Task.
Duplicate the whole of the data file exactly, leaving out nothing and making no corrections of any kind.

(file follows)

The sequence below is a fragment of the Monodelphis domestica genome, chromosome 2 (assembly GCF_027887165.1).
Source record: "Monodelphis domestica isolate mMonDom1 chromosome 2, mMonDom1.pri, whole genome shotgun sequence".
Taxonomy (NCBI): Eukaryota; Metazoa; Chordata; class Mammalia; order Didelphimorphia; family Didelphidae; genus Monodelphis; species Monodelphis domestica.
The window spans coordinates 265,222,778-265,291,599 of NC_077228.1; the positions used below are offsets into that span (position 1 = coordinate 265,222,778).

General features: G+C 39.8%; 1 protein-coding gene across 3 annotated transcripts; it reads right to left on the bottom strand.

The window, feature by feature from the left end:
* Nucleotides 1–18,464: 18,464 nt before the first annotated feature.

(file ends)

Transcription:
The sequence below is a fragment of the Monodelphis domestica genome, chromosome 2 (assembly GCF_027887165.1).
Source record: "Monodelphis domestica isolate mMonDom1 chromosome 2, mMonDom1.pri, whole genome shotgun sequence".
Taxonomy (NCBI): Eukaryota; Metazoa; Chordata; class Mammalia; order Didelphimorphia; family Didelphidae; genus Monodelphis; species Monodelphis domestica.
The window spans coordinates 265,222,778-265,291,599 of NC_077228.1; the positions used below are offsets into that span (position 1 = coordinate 265,222,778).

General features: G+C 39.8%; 1 protein-coding gene across 3 annotated transcripts; it reads right to left on the bottom strand.

The window, feature by feature from the left end:
* Nucleotides 1–18,464: 18,464 nt before the first annotated feature.